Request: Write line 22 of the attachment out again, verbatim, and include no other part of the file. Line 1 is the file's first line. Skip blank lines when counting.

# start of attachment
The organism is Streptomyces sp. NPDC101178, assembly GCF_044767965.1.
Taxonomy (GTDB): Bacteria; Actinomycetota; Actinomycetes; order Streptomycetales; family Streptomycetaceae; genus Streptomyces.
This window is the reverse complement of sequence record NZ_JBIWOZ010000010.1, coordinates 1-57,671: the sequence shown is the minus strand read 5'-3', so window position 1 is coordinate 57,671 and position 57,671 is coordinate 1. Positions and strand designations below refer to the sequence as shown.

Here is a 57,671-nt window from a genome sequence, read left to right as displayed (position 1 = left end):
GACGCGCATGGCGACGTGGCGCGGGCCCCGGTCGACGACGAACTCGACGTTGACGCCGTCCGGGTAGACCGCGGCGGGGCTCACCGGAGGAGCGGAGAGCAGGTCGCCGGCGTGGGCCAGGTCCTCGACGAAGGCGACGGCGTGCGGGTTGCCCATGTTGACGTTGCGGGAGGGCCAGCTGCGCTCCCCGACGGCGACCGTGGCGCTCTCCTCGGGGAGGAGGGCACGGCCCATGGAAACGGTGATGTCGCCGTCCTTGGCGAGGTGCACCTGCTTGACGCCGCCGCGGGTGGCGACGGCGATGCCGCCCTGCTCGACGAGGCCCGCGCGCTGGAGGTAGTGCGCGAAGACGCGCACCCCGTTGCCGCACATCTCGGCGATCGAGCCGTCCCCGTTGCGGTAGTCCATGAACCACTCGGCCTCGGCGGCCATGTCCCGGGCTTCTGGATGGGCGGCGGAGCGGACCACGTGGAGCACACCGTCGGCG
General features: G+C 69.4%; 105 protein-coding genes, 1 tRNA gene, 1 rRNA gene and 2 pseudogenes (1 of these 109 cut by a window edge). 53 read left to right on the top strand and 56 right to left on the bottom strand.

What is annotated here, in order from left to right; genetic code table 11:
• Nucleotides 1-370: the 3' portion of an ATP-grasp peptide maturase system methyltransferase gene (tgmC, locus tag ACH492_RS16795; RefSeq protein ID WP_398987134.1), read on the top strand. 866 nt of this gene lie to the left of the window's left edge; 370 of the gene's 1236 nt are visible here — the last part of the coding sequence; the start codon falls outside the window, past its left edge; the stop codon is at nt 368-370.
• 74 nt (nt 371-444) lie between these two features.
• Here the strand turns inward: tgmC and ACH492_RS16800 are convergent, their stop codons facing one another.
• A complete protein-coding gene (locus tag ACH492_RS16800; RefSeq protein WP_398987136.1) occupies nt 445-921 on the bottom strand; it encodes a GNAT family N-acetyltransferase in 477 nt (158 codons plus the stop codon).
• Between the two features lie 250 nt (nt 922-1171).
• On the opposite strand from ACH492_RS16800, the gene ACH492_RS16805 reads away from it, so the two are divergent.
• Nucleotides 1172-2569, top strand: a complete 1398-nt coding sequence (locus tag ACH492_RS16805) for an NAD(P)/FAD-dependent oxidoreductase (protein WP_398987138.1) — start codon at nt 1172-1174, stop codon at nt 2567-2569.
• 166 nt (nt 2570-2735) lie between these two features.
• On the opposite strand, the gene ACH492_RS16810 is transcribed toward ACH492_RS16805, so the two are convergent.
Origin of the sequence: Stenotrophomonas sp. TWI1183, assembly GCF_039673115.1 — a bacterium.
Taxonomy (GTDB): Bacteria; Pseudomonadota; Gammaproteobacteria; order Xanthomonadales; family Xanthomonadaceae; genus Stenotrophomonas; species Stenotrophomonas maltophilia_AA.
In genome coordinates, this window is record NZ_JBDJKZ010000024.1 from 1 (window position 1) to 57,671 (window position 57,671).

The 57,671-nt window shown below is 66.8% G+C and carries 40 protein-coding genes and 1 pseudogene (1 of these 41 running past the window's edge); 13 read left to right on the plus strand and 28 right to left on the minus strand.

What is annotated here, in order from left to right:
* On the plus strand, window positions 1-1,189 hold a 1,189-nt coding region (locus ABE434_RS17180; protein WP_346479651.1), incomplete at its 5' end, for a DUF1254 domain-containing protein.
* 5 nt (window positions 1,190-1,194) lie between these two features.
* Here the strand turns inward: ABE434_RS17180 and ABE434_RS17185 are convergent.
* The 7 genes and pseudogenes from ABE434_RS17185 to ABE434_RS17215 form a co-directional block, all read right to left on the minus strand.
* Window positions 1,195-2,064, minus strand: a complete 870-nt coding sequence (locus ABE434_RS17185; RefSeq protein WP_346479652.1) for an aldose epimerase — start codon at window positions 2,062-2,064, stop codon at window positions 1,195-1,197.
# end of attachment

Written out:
* On the plus strand, window positions 1-1,189 hold a 1,189-nt coding region (locus ABE434_RS17180; protein WP_346479651.1), incomplete at its 5' end, for a DUF1254 domain-containing protein.